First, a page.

A controversy is brewing in regards to the unsealing of Mets’ bankruptcy records which are related to illegal profits Mets owners allegedly received from the Madoff scheme. Right now Universal Inc. and The New York Times Company are demanding that the bankruptcy records related to Madoff profits be unsealed because they say it is in the public interest.
“The large organization and ownership structure behind the Mets team is also an important New York business institution that employs hundreds of people and that recently received enormous public financial support to build a lavish new stadium, during the same period in which Madoff’s massive Ponzi scheme of many years was in its final tottering phase,” the court document states. “To the extent there is any alleged connection between those substantial strands of commercial activity, one legal and one not, and/or to the extent there are any allegations of financial impropriety by the team’s owners, the taxpayers who have provided them substantial financial support have the right to know about it.”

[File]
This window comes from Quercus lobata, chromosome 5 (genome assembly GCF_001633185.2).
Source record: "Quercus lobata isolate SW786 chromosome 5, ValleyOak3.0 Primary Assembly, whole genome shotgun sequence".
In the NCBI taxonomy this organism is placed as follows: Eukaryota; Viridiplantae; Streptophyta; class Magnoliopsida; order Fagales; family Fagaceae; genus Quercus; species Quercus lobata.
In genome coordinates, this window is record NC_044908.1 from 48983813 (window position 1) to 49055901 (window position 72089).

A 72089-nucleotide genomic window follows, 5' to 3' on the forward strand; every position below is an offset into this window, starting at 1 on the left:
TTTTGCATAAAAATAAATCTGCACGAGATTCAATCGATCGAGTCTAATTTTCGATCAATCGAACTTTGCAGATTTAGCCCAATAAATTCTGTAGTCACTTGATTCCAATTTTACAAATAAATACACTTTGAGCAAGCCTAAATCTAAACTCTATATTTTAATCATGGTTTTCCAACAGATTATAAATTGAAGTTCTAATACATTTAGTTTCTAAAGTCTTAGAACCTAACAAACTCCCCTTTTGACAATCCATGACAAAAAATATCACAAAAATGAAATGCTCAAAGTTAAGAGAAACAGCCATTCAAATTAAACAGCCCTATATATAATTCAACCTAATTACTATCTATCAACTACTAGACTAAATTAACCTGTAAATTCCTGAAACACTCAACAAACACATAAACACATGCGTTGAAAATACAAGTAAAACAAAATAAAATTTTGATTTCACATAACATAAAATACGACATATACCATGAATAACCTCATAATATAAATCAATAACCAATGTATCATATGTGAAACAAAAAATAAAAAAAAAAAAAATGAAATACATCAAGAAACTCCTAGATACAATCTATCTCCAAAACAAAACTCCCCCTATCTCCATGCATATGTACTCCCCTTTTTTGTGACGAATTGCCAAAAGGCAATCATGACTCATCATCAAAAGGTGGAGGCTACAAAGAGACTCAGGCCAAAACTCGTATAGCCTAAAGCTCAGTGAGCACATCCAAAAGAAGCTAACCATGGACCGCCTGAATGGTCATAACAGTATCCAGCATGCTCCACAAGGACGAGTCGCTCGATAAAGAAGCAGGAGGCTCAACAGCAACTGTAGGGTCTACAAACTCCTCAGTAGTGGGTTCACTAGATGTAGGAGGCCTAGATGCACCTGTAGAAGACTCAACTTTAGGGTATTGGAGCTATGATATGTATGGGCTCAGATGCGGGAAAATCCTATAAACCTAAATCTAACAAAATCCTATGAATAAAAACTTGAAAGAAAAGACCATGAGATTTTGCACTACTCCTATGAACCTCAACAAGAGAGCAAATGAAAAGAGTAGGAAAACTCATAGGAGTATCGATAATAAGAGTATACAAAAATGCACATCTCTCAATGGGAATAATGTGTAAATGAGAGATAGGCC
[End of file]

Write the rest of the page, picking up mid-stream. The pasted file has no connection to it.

But should those bankruptcy records be unsealed simply based on public interest claim?
This is a sticky issue. Bankruptcy courts have the discretion to seal records within the bankruptcy case of a corporate entity if the information being sealed is a trade secret or is so critical to the business of the entity that its disclosure would give competitors an unfair advantage. At this point it is not clear if the records in this bankruptcy case qualify for sealing under the trade secret clause; but it is clear that the bankruptcy court presiding over the Mets bankruptcy felt that it was in the best interests of the debtor and their creditors to seal the records.